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1960s Record Producer-Joe Meek

By: Chris Nickson - Updated: 25 Sep 2012 | comments*Discuss
British Rock History Joe Meek Heinz

He was one of Britain's greatest record producers, a man immersed in the possibilities of sound at a time when studio facilities were still primitive. In fact, he built his own studio in his London flat, took artists and transformed a few of them into stars as well as making his own, often strange music. Best remembered for the global hit Telstar, he lived an odd, isolated life that ended in tragedy. His name was Joe Meek, and he was a visionary.

The Early Years

Robert George Meek (Joe to his family) was born in Gloucestershire in 1929. From a young age he was fascinated with electronics; as a teenager he built a television. Only to discover no broadcasts reached his home. He spent his National Service as a radar technician in the RAF, and once demobbed he moved to London, working as an engineer at IBC Studios, eager to bring his sense of sonic experimentation to a stodgy recording industry, before moving to Landsdowne Studios.

But he wasn't cut out to work for others, and after being sacked from Landsdowne, he took the daring step of founding his own Triumph label, and releasing the futuristic I Hear A New World EP (which sold very few copies), before getting his first chart action with singer Michael Cox. Not long after, Triumph folded, but Meek then began independently producing master recordings and leasing them to labels - a business move decades ahead of its time.

He set up his flat and studio (there was very little dividing line between the two) over a shop at 304 Holloway Road in London, christening it RGM Sound. Now he could truly experiment - and he did. He knew what sound he wanted, and had a good - if often unconventional - idea of how to achieve it. His first major hit came with the epic sound of John Leyton's Johnny Remember Me, with its sweeping echo. But overdubbing, altering, and tweaking sounds were part of Meek's arsenal, and what made his productions so identifiable - literally no one else could make a band sound like that. He was to British music what Phil Spector's "Wall of Sound" was to American pop.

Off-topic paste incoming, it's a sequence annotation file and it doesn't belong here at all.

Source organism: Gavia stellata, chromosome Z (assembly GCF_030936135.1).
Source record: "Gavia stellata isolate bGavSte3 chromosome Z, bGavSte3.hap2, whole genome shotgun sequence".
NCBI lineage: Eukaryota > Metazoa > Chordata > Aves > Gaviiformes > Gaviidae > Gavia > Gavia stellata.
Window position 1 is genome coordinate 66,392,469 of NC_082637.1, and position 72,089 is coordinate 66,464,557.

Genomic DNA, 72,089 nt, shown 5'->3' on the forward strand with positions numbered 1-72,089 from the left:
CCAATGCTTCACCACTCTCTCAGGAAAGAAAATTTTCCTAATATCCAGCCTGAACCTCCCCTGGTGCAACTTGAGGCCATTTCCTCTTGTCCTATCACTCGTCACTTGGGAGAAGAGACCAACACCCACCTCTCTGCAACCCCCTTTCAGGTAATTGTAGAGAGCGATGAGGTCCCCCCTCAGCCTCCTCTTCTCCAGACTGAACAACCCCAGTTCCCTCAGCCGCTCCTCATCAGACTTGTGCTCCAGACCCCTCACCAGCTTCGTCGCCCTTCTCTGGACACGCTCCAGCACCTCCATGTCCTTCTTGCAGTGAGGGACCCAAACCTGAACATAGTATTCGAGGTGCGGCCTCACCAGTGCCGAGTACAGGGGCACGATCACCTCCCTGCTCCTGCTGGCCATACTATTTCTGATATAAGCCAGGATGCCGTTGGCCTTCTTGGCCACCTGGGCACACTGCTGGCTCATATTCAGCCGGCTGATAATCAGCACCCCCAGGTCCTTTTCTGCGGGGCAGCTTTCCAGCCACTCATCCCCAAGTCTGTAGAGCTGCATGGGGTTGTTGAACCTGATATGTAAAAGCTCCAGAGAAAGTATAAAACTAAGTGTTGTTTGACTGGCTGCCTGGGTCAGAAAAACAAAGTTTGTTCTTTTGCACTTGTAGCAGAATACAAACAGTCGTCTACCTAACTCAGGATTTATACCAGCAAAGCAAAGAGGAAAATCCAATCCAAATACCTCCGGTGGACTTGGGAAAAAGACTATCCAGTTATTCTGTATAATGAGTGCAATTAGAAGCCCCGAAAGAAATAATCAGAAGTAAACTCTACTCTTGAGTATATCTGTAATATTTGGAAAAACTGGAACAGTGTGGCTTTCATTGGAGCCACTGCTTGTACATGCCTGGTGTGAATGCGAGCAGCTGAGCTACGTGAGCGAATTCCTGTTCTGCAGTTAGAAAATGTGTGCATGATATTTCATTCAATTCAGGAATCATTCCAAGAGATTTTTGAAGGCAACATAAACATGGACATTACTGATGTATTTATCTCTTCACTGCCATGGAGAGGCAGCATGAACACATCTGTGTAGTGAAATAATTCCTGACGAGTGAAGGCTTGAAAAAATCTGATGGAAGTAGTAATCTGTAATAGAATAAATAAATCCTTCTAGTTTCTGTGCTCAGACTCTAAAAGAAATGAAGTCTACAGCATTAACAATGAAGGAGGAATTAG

All too often Meek's productions didn't sell well. His vision was too individual, much of the time. But when he did finally hit a nerve, it resonated around the globe. Fascinated with the space programme, Meek wrote a piece called Telstar, named after a communications satellite, and had his house band, the Tornadoes, record it. But the recording was the raw material, after which Meek began his studio wizardry. By the time it appeared in 1962, Telstar sounded futuristic and shiny - but also very hummable

It spent five weeks at number one during a 25-week run in the charts, and as 1963 began it reached number one in the U.S., selling more than five million copies worldwide. It should have made Meek both rich and famous. But it didn't. Instead, a lawsuit charged that the melody plagiarized the theme to a French film, and remained unresolved at his death.

The Later Years

It had been the high point, but it certainly wasn't the end for Meek. He'd go on to have a top five hit with Just Like Eddie, sung by Tornados bass player Heinz, and another global hit in 1964 with Have I The Right by the Honeycombs. However, they were the exceptions, rather than the rule.

He became very paranoid and obsessed with the occult, which made for an unfortunate combination with his homosexuality, at a time when that was still illegal (he was arrested once for soliciting). By 1966 Meek had become quite withdrawn, and early in 1967 he killed his landlady with a shotgun before turning the weapon on himself and committing suicide.

History has gone some way to establishing Meek's proper position in British recording history, but unfortunately he still remains undervalued.

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